Stocks pared earlier gains as shares of Apple and Asia-based suppliers slumped after
President Donald Trump insisted his trade war with China will spur more manufacturing jobs in the US.
The S&P 500 opened higher, breaking a four-day slide, before pulling back from the day’s highs. The Stoxx Europe 600 Index fluctuated in early trading before finding its feet as Italy’s benchmark surged, buoyed by official government comments over the weekend that the country’s impending budget will be pragmatic and within EU fiscal rules. Emerging-market shares slid. Equities sank in Shanghai and Hong Kong, with the latter’s benchmark nearing a bear market in the wake of Trump’s weekend threat to step up his trade showdown with China.
“We’ve had so much data come through that we now get into a little bit of a lull,” Mark Hackett, chief of investment research at Nationwide Funds Group, said in an interview at Bloomberg’s New York headquarters. “So unfortunately the only thing that is left is trade, and we’re going to probably get more negative headlines on that than positive.”
The pound jumped after European Union chief Brexit negotiator Michel Barnier said a deal with the UK is “realistic” and “possible” within eight weeks. Worries from the trade ructions to emerging-market turmoil continue to mar the outlook for global equities, with the infection even spreading to US stocks in last week’s holiday-shortened trading. Trump’s signal that he’s ready to target a sum of goods equal to virtually all imports from China came as data showed a healthy American labour market with signs of wage inflation that could clear the way for two more Federal Reserve interest rate hikes this year.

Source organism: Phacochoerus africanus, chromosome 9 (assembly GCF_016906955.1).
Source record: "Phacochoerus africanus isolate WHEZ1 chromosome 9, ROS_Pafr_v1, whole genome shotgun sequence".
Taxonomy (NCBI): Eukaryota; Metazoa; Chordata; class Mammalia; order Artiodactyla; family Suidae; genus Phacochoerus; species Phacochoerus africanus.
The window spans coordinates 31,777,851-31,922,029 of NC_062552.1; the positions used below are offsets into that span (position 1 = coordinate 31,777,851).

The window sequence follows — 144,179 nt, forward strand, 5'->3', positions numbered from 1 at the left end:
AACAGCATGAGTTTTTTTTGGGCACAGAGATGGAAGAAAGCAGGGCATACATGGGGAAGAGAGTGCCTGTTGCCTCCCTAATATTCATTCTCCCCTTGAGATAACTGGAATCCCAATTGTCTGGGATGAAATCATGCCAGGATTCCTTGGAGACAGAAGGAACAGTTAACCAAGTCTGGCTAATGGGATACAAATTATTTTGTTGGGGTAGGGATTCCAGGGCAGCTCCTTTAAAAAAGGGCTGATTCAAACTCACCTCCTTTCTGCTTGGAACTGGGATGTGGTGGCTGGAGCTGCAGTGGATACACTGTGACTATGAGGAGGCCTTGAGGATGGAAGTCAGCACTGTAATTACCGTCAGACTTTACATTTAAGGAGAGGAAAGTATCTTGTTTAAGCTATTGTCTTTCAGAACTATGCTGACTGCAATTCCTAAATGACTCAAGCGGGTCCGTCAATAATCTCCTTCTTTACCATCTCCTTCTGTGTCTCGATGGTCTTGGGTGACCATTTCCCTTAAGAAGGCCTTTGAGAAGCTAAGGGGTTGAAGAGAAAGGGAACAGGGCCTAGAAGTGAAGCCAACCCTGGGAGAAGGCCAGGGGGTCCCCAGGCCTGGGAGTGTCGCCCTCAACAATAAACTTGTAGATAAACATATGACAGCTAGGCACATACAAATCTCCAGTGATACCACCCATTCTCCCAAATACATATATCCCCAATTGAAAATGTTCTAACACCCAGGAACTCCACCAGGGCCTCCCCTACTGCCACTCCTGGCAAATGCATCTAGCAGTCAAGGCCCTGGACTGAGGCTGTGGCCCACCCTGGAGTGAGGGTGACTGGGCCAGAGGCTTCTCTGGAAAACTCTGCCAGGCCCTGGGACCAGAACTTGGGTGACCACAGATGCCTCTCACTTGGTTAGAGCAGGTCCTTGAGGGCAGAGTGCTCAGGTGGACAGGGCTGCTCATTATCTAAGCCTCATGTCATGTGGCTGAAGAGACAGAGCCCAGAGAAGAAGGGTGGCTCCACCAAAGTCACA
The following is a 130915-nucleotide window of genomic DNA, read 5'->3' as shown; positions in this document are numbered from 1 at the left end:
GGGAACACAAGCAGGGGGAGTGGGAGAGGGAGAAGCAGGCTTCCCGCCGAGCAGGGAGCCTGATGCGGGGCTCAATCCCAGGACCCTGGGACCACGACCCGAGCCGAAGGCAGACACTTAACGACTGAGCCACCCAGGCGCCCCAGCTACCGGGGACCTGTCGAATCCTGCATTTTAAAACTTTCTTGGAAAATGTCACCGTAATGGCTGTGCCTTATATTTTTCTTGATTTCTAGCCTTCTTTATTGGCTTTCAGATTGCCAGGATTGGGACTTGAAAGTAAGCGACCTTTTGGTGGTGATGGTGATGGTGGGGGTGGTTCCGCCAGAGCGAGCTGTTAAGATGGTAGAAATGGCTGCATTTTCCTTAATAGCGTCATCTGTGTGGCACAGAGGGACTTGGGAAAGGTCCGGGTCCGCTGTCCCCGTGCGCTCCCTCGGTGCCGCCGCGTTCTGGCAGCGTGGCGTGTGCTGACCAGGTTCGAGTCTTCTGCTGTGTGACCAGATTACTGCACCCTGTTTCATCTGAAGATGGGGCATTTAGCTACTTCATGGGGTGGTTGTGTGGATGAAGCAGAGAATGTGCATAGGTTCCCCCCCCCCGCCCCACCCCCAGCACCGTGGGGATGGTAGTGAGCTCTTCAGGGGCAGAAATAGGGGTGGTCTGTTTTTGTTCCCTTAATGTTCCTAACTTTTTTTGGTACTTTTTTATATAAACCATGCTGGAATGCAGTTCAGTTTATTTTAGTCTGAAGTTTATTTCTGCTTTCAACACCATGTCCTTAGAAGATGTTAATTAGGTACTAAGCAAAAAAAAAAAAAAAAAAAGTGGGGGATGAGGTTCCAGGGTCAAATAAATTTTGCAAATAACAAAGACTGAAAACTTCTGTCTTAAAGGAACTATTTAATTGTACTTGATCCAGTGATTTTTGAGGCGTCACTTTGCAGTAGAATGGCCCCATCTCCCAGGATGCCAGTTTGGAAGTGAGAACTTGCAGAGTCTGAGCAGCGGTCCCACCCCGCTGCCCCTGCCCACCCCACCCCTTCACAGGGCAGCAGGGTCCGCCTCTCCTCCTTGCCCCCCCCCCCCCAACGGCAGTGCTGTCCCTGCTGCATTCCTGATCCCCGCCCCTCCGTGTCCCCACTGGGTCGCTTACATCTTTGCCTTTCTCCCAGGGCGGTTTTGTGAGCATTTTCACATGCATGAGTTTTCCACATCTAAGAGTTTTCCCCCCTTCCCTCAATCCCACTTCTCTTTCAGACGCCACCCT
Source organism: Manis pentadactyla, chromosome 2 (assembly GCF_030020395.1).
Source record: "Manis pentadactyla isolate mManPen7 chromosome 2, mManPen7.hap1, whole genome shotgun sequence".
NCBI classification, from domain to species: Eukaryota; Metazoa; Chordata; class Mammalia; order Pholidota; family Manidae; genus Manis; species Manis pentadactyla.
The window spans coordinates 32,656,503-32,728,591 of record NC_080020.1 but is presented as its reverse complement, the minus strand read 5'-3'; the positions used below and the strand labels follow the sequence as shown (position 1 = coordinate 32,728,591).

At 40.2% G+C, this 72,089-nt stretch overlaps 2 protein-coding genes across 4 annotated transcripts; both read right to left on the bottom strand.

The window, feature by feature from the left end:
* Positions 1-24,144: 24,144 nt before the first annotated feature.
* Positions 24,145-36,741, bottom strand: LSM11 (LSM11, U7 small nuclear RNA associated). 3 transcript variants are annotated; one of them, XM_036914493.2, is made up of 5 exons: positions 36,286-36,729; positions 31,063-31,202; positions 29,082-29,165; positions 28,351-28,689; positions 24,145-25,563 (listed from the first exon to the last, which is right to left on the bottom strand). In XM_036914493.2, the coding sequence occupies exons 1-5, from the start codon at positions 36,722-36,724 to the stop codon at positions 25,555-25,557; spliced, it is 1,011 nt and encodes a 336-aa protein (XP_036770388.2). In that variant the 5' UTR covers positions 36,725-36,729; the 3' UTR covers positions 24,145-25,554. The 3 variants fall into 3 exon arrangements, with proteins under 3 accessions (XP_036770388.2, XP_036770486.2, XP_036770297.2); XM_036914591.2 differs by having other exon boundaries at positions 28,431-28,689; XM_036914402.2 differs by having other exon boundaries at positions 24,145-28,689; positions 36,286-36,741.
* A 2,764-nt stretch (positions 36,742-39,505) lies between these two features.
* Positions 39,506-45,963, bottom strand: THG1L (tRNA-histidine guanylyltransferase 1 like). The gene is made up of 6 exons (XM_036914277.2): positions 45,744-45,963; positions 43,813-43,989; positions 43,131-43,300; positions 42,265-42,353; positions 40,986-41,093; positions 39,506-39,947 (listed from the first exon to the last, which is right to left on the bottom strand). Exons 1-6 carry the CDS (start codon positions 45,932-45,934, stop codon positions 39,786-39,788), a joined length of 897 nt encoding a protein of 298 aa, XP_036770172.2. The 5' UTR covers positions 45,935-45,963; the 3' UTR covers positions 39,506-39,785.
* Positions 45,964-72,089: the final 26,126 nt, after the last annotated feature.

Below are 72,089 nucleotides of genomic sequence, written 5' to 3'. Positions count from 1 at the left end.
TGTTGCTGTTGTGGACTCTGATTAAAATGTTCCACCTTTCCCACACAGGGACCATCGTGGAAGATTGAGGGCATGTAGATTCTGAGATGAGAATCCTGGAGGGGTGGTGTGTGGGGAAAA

Policy decisions from the Bank of England and the European Central Bank on Thursday. Russian President Vladimir Putin and Japanese Prime Minister Shinzo Abe will meet. Apple unveils its latest iPhones on Wednesday. Australia employment is due on Thursday. China releases August industrial production, retail sales data on Friday. US retail sales, industrial production, consumer sentiment on Friday.
The S&P 500 Index climbed 0.3 percent in New York, while the Dow Jones Industrial Average gained 0.2 percent and the Nasdaq Composite Index was little changed.
The Stoxx Europe 600 Index climbed 0.5 percent, the largest increase in two weeks. The UK’s FTSE 100 Index fell 0.1 percent. Germany’s DAX Index climbed 0.2 percent. The MSCI Emerging Market Index sank 1.1 percent to the lowest in 14 months. The MSCI Asia Pacific Index declined 0.6 percent, reaching the lowest in about 13 months on its eighth consecutive decline.
The Bloomberg Dollar Spot Index fell 0.2 percent. The euro gained 0.5 percent to $1.1584. The British pound increased 0.8 percent to $1.3028. The Japanese yen decreased 0.1 percent to 111.10 per dollar.
The yield on 10-year Treasuries fell less than one basis point to 2.94 percent.
Germany’s 10-year yield increased two basis points to 0.40 percent, the highest in more than a week. Britain’s 10-year yield rose one basis point to 1.47 percent. Italy’s 10-year yield declined 10 basis points to 2.93 percent.